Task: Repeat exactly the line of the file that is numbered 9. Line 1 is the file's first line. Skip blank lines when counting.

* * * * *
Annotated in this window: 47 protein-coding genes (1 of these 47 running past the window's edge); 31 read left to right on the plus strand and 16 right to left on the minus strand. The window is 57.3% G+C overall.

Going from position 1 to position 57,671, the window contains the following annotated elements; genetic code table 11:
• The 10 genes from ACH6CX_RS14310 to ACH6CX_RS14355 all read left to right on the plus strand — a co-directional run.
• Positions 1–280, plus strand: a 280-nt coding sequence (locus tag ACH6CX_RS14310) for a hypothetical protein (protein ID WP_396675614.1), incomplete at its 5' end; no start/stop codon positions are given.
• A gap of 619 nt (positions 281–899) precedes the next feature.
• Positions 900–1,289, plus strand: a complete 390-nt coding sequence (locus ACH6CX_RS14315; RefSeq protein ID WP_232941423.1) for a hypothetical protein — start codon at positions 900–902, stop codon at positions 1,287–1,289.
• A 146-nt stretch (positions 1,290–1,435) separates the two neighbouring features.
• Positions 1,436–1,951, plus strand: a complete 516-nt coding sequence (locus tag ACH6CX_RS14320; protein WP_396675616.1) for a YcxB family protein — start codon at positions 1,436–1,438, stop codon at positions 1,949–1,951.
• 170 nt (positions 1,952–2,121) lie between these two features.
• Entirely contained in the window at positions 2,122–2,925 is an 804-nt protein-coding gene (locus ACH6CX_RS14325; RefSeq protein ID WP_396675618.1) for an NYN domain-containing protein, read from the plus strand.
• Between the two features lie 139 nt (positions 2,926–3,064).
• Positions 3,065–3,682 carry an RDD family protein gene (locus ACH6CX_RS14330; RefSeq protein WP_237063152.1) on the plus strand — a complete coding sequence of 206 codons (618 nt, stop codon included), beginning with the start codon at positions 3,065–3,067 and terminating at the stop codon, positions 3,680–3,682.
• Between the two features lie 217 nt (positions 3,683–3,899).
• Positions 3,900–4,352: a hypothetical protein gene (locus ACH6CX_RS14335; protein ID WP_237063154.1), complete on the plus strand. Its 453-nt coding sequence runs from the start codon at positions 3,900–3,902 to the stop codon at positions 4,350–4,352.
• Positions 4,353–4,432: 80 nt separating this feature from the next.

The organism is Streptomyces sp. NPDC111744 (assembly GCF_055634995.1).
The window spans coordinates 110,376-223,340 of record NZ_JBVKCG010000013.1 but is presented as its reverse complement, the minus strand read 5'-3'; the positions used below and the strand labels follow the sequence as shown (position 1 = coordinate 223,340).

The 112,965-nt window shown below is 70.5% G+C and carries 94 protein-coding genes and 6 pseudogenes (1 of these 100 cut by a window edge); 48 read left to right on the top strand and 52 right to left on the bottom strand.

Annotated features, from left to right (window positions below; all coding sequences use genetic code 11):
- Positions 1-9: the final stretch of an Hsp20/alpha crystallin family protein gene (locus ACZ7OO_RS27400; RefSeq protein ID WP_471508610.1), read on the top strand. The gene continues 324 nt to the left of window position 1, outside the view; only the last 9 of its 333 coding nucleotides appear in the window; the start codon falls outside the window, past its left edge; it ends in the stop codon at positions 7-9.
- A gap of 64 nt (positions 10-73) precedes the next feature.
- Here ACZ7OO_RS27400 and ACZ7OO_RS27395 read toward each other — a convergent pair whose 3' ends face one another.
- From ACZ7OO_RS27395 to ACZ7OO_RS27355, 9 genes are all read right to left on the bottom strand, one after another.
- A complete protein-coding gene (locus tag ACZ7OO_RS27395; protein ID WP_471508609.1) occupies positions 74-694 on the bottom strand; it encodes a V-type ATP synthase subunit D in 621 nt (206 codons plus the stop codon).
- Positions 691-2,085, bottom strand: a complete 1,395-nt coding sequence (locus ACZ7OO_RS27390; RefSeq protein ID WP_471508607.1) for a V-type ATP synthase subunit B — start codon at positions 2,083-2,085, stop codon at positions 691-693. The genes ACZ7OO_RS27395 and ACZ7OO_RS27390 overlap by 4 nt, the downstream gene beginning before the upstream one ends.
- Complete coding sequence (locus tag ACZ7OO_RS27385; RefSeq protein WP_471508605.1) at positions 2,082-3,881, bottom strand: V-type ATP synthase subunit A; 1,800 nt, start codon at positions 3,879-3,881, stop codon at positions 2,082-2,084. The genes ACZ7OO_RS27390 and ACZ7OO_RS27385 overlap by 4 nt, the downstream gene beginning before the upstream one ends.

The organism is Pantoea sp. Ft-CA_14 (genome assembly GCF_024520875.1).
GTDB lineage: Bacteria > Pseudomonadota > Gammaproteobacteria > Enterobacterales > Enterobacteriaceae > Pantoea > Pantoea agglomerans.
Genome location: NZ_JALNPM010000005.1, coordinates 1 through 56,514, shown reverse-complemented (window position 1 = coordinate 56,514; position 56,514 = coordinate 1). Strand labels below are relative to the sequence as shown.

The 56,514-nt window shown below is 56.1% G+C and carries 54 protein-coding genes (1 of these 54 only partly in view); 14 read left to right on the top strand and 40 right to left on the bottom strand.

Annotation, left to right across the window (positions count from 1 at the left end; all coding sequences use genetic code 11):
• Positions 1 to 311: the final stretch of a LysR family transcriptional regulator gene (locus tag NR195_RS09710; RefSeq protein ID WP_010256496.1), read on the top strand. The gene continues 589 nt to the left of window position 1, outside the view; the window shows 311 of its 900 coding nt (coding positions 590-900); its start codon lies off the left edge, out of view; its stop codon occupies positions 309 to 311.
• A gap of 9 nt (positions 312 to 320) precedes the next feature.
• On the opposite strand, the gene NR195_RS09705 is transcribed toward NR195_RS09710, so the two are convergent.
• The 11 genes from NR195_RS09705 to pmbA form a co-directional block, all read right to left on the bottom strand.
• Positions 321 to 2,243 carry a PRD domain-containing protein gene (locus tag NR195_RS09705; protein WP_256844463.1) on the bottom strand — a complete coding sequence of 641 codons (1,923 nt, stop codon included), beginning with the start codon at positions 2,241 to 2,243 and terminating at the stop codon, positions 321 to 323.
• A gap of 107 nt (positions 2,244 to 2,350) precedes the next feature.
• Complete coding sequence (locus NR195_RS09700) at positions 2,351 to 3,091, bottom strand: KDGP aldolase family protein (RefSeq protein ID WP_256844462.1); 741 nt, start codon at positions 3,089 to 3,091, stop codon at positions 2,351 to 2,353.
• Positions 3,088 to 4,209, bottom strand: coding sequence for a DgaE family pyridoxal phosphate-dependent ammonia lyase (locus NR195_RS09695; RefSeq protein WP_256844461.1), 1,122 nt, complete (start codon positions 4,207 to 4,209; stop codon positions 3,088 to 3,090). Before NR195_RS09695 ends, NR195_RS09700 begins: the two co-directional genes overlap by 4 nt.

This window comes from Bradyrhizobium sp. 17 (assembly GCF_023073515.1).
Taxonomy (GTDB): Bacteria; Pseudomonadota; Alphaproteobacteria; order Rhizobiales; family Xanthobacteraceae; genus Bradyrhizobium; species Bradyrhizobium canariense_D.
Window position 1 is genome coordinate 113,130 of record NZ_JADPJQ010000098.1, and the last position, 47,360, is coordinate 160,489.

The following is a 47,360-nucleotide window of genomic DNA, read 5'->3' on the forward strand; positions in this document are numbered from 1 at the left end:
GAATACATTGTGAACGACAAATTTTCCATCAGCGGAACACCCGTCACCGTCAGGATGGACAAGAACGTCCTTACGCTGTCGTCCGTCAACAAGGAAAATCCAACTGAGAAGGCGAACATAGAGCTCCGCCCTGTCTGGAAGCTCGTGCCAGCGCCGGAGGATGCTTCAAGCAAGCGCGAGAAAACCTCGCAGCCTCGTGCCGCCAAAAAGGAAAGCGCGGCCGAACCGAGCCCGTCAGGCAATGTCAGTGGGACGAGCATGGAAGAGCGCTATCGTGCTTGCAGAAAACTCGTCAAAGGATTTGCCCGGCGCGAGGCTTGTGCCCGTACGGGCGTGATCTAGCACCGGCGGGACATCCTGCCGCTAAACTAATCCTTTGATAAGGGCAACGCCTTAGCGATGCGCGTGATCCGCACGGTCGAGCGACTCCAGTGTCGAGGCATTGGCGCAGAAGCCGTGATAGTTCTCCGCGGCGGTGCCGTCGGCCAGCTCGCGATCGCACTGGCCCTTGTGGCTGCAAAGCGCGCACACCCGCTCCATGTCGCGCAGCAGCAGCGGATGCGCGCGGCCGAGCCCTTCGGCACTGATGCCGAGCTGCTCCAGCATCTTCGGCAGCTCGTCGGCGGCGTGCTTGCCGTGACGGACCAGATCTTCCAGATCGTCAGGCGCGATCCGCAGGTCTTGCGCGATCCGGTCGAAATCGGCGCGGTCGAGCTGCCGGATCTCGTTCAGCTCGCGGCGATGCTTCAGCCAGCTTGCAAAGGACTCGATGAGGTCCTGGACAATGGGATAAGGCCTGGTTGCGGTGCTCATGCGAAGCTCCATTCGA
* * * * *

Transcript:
• 170 nt (positions 1,952–2,121) lie between these two features.